Ecological and Cognitive Influences on Orangutan Space Use
Bebko, Adam Osborne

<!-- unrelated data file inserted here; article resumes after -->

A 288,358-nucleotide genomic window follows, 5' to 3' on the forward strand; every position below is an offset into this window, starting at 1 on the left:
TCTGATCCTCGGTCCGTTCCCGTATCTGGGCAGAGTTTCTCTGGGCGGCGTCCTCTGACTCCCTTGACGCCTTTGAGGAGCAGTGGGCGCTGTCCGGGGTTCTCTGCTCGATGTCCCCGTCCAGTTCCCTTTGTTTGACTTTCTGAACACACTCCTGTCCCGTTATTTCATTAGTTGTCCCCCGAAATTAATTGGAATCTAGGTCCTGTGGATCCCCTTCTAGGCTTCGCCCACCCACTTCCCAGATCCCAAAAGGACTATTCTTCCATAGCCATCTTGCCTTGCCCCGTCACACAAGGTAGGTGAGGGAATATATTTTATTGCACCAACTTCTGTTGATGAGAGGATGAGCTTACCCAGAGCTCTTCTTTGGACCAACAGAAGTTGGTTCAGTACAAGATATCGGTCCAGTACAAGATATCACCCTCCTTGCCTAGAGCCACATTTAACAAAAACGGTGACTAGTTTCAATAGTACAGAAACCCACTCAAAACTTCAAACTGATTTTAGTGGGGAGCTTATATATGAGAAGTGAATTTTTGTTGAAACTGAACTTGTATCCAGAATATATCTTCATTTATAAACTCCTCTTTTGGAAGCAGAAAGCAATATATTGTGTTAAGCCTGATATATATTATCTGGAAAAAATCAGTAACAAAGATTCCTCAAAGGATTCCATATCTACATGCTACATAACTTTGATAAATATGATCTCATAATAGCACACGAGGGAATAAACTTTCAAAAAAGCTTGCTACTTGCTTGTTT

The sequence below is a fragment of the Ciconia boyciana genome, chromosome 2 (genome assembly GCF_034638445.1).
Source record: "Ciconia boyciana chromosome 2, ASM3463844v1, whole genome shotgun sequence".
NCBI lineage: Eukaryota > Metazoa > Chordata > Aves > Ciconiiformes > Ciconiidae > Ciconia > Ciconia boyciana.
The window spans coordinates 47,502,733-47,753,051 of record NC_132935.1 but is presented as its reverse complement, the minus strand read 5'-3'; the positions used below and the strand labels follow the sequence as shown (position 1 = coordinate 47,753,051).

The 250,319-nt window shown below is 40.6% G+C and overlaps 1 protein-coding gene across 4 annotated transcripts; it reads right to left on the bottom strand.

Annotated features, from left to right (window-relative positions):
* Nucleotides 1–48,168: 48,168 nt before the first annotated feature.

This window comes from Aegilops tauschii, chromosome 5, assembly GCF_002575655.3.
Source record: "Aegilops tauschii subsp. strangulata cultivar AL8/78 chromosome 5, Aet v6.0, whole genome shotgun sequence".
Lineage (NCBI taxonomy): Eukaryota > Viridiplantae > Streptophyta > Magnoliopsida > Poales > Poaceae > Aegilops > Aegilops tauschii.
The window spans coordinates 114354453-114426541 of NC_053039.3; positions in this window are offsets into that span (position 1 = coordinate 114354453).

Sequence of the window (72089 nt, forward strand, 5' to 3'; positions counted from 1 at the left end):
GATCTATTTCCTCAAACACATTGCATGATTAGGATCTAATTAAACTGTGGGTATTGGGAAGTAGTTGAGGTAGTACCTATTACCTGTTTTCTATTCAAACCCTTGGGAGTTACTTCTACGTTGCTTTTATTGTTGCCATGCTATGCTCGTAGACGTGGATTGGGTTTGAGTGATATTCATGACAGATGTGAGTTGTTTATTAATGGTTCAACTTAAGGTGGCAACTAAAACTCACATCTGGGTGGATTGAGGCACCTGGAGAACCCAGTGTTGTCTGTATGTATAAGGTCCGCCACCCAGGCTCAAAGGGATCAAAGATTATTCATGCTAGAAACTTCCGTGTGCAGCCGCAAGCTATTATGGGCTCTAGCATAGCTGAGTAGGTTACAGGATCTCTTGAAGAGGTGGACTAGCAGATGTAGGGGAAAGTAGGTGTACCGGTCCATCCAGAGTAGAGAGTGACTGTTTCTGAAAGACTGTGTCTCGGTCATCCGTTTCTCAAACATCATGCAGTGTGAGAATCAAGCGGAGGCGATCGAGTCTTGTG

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Many primates depend on resources that are dispersed non-uniformly. Primates able to encode the locations of such resources and navigate efficiently between them would gain a selective advantage. However, little is currently known about the cognitive mechanisms that help primates achieve this efficiency in the wild. The presence habitual route networks in some primate species suggests they may navigate using route-based cognitive maps for encoding spatial information. However, little is known about factors that influence where such route networks are established. Recent evidence of habitual route networks in wild orangutans makes them ideal candidates for examining factors that affect the establishment and use of such networks. I completed three studies using new methodology to examine ecological and cognitive factors that may affect habitual route networks in wild orangutans living in Kutai National Park, East Kalimantan, Indonesia. Results suggest that orangutan habitual route networks are likely the product of both local ecological considerations and how they cognitively encode and use spatial information. Results imply that the spatial configuration of habitual route networks may primarily be a product of local ecology, whereas how orangutans use them day-to-day may be a product of both local ecology and sophisticated cognitive strategies that may include cognitive maps. These studies demonstrate the utility of using modern mapping software and machine learning technology for applications in primate behavior and ecology.